The Commission was equally sure of itself. Director General of DG MARE João Aguiar Machado stated that the new Agreement was crucial for the EU and Morocco, and their bilateral relation, and also for the "Sawari people" (sic). The requirements of the Court have been met, he stated: there is a specific mention of Western Sahara in the Agreement. In addition, the Commission and the EEAS have made "all reasonable efforts" to ascertain the consent of the local population through "an extensive consultation process". And an exchange of letters between the EU and Morocco testifies to the EU's respect for the UN process, without prejudicing its outcome. Vincent Piket of the EEAS stressed that the Agreement is supported by those who were consulted, who also had suggestions to increase the benefits and the investment to the fish processing sector, the obligatory landings and employment of local sailors. Mr Piket explained that Polisario did not want to take part in the consultations, as did a number of international NGOs, over political reasons. He added that the positive impact of the agreement is visible in Western Sahara, where "critical infrastructure" has been built with EU structural support. He also mentioned that the trade and fisheries agreement are mutually reinforcing: the fish processing industry will be expanded in Western Sahara, and that will only make sense if the products can be exported through the trade deal.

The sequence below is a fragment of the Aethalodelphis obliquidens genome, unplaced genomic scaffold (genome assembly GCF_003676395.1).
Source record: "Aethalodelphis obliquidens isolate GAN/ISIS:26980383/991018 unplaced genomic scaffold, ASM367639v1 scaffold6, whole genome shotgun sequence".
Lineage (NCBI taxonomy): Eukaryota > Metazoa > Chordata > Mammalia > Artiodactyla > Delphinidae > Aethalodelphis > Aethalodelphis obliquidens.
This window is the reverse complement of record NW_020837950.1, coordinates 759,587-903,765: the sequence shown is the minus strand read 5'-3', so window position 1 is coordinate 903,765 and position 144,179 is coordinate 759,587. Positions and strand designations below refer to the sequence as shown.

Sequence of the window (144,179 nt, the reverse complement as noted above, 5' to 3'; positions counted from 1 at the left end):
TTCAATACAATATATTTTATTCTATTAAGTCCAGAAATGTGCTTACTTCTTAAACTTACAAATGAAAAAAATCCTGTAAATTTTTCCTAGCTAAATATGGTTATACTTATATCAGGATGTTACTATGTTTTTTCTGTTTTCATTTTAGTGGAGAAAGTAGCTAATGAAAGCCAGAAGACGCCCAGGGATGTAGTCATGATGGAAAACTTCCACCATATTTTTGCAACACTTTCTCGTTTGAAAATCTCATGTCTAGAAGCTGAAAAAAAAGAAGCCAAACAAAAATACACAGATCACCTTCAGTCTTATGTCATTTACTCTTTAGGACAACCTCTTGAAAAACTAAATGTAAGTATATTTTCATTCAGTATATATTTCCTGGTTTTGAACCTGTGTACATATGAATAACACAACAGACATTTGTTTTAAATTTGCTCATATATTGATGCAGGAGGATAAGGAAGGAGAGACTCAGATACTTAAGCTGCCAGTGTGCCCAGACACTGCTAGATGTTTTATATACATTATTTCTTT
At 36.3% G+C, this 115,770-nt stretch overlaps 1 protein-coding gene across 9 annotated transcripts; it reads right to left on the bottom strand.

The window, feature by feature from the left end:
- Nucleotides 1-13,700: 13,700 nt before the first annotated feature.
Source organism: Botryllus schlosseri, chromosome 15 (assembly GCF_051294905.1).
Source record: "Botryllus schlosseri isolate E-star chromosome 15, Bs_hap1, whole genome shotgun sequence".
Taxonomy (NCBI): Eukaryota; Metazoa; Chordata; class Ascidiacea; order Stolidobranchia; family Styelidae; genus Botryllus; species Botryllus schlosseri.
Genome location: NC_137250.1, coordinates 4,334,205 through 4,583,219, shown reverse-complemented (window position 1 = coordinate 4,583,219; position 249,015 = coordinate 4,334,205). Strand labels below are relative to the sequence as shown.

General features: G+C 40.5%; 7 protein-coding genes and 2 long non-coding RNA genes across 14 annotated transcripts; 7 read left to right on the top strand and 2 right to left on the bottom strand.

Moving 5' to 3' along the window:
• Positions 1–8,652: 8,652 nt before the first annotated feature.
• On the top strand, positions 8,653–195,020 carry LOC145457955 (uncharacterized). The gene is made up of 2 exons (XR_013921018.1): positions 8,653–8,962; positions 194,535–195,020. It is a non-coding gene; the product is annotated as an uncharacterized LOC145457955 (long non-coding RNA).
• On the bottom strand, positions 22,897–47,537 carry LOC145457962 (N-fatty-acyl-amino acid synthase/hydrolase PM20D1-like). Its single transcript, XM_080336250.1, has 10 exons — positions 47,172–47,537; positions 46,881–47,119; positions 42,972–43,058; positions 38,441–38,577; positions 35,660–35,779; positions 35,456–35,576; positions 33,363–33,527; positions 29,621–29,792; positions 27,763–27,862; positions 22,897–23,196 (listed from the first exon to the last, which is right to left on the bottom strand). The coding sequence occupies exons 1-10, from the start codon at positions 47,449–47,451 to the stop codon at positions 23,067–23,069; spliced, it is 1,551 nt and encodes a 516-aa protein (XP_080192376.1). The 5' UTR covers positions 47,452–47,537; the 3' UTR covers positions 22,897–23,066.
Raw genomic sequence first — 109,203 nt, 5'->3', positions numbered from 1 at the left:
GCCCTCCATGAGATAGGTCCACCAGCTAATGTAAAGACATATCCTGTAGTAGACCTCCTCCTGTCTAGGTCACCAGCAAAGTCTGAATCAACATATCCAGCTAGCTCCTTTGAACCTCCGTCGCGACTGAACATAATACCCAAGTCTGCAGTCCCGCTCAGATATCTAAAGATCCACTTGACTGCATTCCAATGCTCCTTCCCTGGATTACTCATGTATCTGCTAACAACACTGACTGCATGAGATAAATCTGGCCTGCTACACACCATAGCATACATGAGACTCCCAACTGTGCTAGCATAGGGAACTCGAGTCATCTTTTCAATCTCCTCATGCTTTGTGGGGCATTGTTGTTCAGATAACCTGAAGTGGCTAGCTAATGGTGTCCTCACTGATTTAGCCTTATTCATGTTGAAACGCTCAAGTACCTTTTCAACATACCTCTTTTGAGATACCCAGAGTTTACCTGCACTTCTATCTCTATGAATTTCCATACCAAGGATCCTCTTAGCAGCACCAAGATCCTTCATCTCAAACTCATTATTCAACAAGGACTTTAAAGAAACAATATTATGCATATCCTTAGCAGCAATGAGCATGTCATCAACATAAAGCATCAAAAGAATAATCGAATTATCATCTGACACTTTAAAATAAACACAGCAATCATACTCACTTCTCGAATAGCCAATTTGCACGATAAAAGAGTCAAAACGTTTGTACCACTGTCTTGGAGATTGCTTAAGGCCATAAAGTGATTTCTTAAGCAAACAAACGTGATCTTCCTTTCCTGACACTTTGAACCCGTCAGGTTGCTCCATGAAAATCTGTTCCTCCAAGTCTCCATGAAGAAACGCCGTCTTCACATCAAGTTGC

MEPs did not agree. All, except for the Spanish MEPs Aguilera García (S&D) and Millán Mon (EPP) and UKIP MEP Coburn, raised doubts on the legality of the proposal.
Finnish MEP Nils Torvalds (ALDE) warned that the EU stands to waste more years on court cases, which is not to the benefit of the EU fleet. Italian MEP Renata Briano (S&D) agreed that "we are heading for trouble", and that consent has not been obtained from the Polisario - which is recognised by the UN as representing the people of Western Sahara. Ulrike Rodust (Germany, S&D) and Isabelle Thomas (France, S&D) did not appreciate being rushed, fearing it will "bring us on thin ice" from a legal perspective. Thomas added that Polisario was invited to the consultation on two days' notice, which seems unfair. Linnéa Engström (Sweden, Greens/EFA) alerted that the money had been paid to Morocco under the previous Protocol for projects in Western Sahara, and asked what measures are takien to recuperate that illegally spent money. She asked why the Commission would finance settler projects on occupied land, given that the Commission's own evaluation says that no Saharawis work in the fishing sector, and whether Morocco can lawfully issue certificates in Western Sahara, given it's lack of sovereignty. Ana Miranda (Spain, Greens/EFA) pointed to the Commission's constant mixing of the concepts of people and population. It is the people who ought to consent, and benefit - not the population, she said. The way forward for MEP Miranda is to have two fish agreements: one for Morocco, and one for Western Sahara. Portuguese socialist Marinho e Pinto insisted that the law has to be followed: the EU is rooted in rule-of-law - and "we cannot go against our highest Court".
Though Rapporteur Cadec's opinion is not yet available, he already announced the incredibly tight deadline for amendments: 3 December 2018.
Old wine, new sack
The new agreement differs from the previous one in one main aspect: it now refers explicitly to Western Sahara as part of its area of application. Specifically, that area is defined by art. 14 and art. 6 of the agreement, as the territories subject, on the one hand, to the Treaty establishing the European Union, and, on the other hand, to the Moroccan laws and regulations governing fishing activities in that zone.